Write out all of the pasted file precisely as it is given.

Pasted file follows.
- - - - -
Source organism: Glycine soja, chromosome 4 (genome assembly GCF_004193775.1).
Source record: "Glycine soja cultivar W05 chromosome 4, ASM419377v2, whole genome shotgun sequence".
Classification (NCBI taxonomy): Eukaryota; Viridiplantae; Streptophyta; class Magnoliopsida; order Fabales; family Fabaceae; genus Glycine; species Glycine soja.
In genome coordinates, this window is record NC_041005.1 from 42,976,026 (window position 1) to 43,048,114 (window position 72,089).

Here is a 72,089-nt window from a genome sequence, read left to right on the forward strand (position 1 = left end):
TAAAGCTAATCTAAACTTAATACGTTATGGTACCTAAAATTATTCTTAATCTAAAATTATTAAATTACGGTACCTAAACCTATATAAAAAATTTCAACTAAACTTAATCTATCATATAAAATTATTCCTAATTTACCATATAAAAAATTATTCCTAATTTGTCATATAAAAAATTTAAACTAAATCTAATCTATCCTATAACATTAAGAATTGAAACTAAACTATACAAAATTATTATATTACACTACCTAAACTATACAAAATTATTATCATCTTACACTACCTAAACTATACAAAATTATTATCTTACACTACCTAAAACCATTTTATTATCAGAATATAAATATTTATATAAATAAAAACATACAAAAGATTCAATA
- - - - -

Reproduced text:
Source organism: Glycine soja, chromosome 4 (genome assembly GCF_004193775.1).
Source record: "Glycine soja cultivar W05 chromosome 4, ASM419377v2, whole genome shotgun sequence".
Classification (NCBI taxonomy): Eukaryota; Viridiplantae; Streptophyta; class Magnoliopsida; order Fabales; family Fabaceae; genus Glycine; species Glycine soja.
In genome coordinates, this window is record NC_041005.1 from 42,976,026 (window position 1) to 43,048,114 (window position 72,089).

Here is a 72,089-nt window from a genome sequence, read left to right on the forward strand (position 1 = left end):
TAAAGCTAATCTAAACTTAATACGTTATGGTACCTAAAATTATTCTTAATCTAAAATTATTAAATTACGGTACCTAAACCTATATAAAAAATTTCAACTAAACTTAATCTATCATATAAAATTATTCCTAATTTACCATATAAAAAATTATTCCTAATTTGTCATATAAAAAATTTAAACTAAATCTAATCTATCCTATAACATTAAGAATTGAAACTAAACTATACAAAATTATTATATTACACTACCTAAACTATACAAAATTATTATCATCTTACACTACCTAAACTATACAAAATTATTATCTTACACTACCTAAAACCATTTTATTATCAGAATATAAATATTTATATAAATAAAAACATACAAAAGATTCAATA